Saturday, 3 February 2018

Snarl And The World Snarls With You [Review: The Snarling]

A film crew set up in a quiet village and start making their zombie movie, to the amusement of the locals - but a series of gory murders, committed during the full moon, draws the interest of the local police.

The Snarling was first screened at Horror-On-Sea in 2016 and has been brought back for a new screening in 2018 by popular demand. It's a well written, well produced comedy horror in the vein of Shaun of the Dead - light on gore, although there are some bloody moments, and heavy on jokes. The script features many colourful and funny characters amongst the film crew, the locals and the police - the fool archetype recurs in all three groups and there's a constant stream of jokes based on misunderstandings that is just to my taste. There are also plenty of visual gags including some extremely witty editing choices. Laurence Saunders stands out for playing two very different comedy characters - Greg, the male diva actor, and Les, the village fool who happens to be his doppelganger. Director Pablo Reybould also appears in the film as a food-obsessed police chief.

Horror-on-Sea features films made by passionate, creative filmmakers and from what I've seen the focus is definitely on films that are enjoyable to watch as opposed to professionally produced. However The Snarling is both and as such deserves wider recognition and circulation, perhaps a theatrical release - it could definitely hold its own against Shaun.

Wednesday, 31 January 2018

Get Out While You Can [Review: Escape Room]

Four friends sign up for an escape room challenge - an hour to find the clues and unlock the door. The scenario of this particular escape room is creepy - dim lighting, cracked walls covered in mysterious documents and clues, and a mysterious hooded figure at one end of the room, attached to a very short chain. However, as if all of the existing d├ęcor wasn't creepy enough, the curator has recently added a skull-shaped chest, ignoring warnings that it might contain something deeply evil, and failing to warn the players of this. What if one of them turned out to be allergic to evil forces? There'd be grounds for a refund at least. And maybe, just maybe, if you have locked four strangers into a room with an evil entity in a box, this might be a bad time to leave your escape room building altogether and go for a sulk.

Hard-core escapologists may enjoy films such as Cube, Exam or the Saw series - you may find this film a little lightweight, it's definitely on the easy setting. On the off-chance you might actually watch this modest but passable film, I'll avoid further spoilers. However I will take a tip from another blogger, Big D, and analyse the poster/DVD cover a little.

Not bad? Pretty dramatic, nice logo.

Now I'll take you through some elements of the poster.

The chained-up double door with the windows and the scratch marks - never appears in the movie. Looks to me like hospital or laboratory doors, and the movie is not set in either.

The scratch marks on the door suggest that someone is trapped in the room for days or weeks - but the movie takes place over the space of an hour or two. It's common for real-life escape rooms to have a time limit of an hour.

There's a young woman kneeling on the floor, covered by blood, and screaming from pain, terror or both. Without giving too much away, this is true to the film.

There's a creepy fellow standing by the right edge of the poster looking creepy. Again, does feature in the film.

Most interestingly, there are three huge circular saws in the picture, set into gaps in the floor suggesting that they may be able to move along them. They look pretty deadly, the kind of thing Jigsaw might dream up in the Saw movies - in other words a deliberate trap intended to kill players who failed a test of some kind. The film does not feature any circular saws at all, and no similar deliberately designed killer traps - the threat comes from the evil entity that has unknowingly been introduced to the puzzle room.

So I'd just like to say thank you to the cover artist for completely obscuring the actual content of this movie, no doubt deliberately to preserve its precious few moments of genuine horror and suspense unspoiled.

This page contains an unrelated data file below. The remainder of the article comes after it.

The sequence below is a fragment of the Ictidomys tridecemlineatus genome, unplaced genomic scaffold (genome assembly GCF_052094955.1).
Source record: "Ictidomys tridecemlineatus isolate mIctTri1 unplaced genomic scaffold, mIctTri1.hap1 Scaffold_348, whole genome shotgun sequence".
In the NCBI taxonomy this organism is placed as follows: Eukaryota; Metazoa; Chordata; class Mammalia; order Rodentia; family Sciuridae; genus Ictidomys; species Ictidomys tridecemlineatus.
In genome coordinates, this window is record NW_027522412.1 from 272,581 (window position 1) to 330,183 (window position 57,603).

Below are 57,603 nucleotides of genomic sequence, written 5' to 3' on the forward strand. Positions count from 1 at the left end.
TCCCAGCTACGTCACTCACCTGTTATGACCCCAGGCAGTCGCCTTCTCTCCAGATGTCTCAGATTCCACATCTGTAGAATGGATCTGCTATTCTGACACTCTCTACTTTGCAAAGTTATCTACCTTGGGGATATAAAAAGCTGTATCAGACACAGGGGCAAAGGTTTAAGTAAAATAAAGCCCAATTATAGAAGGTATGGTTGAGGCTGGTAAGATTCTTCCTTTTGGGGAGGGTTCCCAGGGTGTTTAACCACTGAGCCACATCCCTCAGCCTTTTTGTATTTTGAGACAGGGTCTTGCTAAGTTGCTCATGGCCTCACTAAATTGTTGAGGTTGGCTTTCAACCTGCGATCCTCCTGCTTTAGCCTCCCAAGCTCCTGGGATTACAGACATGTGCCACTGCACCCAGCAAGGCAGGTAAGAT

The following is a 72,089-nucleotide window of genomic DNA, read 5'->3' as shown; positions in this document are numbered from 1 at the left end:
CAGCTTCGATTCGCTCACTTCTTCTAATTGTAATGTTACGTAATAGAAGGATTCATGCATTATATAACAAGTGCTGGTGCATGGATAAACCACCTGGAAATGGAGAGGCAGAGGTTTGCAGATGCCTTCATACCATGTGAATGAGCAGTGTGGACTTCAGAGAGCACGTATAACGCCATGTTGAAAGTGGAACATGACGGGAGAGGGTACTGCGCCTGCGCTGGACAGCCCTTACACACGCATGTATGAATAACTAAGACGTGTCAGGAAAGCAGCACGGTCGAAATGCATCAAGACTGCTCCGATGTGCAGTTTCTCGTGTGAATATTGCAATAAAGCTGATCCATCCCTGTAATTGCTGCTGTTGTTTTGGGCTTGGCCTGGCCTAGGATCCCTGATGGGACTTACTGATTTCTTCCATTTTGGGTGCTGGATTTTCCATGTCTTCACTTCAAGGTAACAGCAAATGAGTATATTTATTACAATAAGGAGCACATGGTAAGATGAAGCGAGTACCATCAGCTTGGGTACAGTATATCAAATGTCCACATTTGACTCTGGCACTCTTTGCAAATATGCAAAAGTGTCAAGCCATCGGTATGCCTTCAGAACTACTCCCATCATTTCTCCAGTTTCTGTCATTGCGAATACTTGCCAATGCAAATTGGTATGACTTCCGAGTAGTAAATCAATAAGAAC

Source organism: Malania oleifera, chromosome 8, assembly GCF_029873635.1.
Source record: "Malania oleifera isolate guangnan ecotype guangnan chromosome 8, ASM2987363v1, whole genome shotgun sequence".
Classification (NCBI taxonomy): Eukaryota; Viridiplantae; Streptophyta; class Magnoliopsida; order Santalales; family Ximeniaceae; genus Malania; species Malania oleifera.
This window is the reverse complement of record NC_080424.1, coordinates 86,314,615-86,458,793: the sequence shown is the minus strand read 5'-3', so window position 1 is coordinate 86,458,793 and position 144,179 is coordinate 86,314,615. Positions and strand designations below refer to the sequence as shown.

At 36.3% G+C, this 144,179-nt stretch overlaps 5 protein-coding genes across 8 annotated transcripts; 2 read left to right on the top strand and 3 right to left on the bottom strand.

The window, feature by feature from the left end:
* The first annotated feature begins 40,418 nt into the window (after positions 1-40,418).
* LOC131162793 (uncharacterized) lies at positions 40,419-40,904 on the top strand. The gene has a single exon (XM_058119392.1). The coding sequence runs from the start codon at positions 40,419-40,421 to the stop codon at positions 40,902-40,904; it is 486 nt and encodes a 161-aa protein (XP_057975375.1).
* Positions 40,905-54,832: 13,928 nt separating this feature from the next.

Sunday, 28 January 2018

Bustin' Makes Me Feel Good [Review: Witches Brew]

A ghostbusting team consisting of a TV presenter (director Eileen Daly), a medium and a defrocked priest investigate a demon-infested castle - and their innermost desires. The mysteriously aged proprietor and his two succubus nieces give the ghostbusters the runaround while they search for a way to lift the curse. I say they... the duty falls mainly on Eileen as her two male co-ghosthunters are smitten with the nieces and unable to concentrate on the job. However when all seems lost the team benefit from the help of a passing demon-hunter and her remarkable iPhone app.

Witches Brew, screened at Horror-on-Sea 2018, is a movie that will infect you with its joy even as it challenges you with its rough edges.

Some directors and producers are so obsessed with perfection that they edit, re-edit and re-release their movies again and again in search of that ultimate, overproduced director's cut. Not Daly. Mistakes and mis-takes are seen throughout the movie - light and sound change from scene to scene, body-hair prostheses fall off the cast. This is not carelessness or ignorance. It's not satire. It's simply two fingers up to the perfection-obsessed zombie filmmakers (Prooooductioooon vaaaaaluuuuues...) - Daly makes the sense of fun her star - she could cut the mis-takes out but it's much more enjoyable to keep them in. 


Witches Brew is a loveable movie in its own right. Also, without being a direct parody it somehow brings back pleasant memories of The Rocky Horror Show, the original Wicker Man, and curiously the ancient TV series Rentaghost. I can't explain this, and I don't need to.

Wednesday, 24 January 2018

The Director's Cut [Review: Egomaniac]

Struggling horror-movie obsessed filmmaker Catherine Sweeney has a dream - to bring to life her Warm Bodies-style zombie romcom. She has the idea, now all she needs is a script, a cast, a producer, funding, a crew and a camera. Her first taste of reality comes when she draws the attention of a big player willing to come on board as executive producer and provide seven-figure funding - as long as she can write a talking dog into the script.

Egomaniac, screened at Horror-On-Sea 2018, is a bittersweet black comedy about the experience of compromising to get the movie made - with a particular emphasis on the treatment of women in the industry. It was made in 2016 but with the Hollywood scandals breaking in the past few months it's deeply relevant right now, and perhaps can serve as a reminder that far from being the clean, happy alternative to Hollywood, the indie world is the Wild West of moviemaking.